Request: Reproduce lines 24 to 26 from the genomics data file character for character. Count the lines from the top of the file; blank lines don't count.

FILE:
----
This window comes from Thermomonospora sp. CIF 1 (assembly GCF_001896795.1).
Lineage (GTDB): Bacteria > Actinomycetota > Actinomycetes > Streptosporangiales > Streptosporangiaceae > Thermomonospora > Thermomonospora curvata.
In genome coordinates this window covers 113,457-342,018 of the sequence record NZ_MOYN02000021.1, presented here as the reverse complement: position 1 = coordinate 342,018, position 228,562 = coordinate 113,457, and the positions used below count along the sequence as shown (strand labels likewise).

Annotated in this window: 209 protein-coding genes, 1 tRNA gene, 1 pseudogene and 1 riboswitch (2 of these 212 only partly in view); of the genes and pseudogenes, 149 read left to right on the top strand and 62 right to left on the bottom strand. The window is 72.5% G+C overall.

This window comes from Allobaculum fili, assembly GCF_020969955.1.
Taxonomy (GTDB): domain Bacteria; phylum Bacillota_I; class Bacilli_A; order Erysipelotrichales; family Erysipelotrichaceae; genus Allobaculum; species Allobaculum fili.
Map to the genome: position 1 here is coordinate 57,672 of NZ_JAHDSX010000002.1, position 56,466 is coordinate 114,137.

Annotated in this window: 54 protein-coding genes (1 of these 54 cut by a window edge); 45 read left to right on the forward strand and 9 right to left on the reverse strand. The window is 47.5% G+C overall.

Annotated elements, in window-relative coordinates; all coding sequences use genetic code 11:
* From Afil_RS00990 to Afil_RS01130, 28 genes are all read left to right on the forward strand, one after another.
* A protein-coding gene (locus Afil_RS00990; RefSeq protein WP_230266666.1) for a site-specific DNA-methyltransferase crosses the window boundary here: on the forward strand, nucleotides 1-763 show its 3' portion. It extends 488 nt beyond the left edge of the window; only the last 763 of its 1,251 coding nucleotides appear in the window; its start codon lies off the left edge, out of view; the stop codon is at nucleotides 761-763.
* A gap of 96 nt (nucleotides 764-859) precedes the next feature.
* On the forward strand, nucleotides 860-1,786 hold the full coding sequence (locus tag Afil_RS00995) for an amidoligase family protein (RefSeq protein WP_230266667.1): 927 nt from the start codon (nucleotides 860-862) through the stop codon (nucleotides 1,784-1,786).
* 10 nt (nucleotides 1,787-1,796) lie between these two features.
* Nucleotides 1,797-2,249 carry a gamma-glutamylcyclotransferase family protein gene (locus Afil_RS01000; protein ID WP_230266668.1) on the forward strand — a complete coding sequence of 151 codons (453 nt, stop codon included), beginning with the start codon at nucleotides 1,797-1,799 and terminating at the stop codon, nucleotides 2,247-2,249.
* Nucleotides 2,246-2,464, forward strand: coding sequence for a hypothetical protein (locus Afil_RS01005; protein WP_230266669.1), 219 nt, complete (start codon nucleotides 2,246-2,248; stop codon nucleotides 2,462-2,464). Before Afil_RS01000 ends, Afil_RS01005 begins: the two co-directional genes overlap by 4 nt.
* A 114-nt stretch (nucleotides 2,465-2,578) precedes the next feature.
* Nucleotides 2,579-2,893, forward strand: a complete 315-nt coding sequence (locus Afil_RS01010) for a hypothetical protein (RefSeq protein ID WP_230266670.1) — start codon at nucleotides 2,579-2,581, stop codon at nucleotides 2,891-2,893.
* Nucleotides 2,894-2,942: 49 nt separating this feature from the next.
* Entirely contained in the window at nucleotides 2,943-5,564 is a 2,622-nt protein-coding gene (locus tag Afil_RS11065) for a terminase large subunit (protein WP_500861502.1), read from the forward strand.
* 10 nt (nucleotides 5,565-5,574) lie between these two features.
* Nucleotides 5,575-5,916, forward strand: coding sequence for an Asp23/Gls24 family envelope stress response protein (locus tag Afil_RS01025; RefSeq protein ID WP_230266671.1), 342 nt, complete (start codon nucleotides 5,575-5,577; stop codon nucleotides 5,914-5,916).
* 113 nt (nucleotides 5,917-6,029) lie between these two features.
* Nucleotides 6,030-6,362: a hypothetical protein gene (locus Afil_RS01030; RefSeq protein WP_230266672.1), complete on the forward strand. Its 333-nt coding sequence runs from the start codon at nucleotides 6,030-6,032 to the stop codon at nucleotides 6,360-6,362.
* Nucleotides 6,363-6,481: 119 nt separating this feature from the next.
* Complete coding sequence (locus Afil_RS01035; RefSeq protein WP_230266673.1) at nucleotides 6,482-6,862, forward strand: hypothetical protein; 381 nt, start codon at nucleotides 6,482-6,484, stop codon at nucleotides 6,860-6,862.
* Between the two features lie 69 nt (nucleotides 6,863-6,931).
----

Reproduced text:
* Nucleotides 6,030-6,362: a hypothetical protein gene (locus Afil_RS01030; RefSeq protein WP_230266672.1), complete on the forward strand. Its 333-nt coding sequence runs from the start codon at nucleotides 6,030-6,032 to the stop codon at nucleotides 6,360-6,362.
* Nucleotides 6,363-6,481: 119 nt separating this feature from the next.
* Complete coding sequence (locus Afil_RS01035; RefSeq protein WP_230266673.1) at nucleotides 6,482-6,862, forward strand: hypothetical protein; 381 nt, start codon at nucleotides 6,482-6,484, stop codon at nucleotides 6,860-6,862.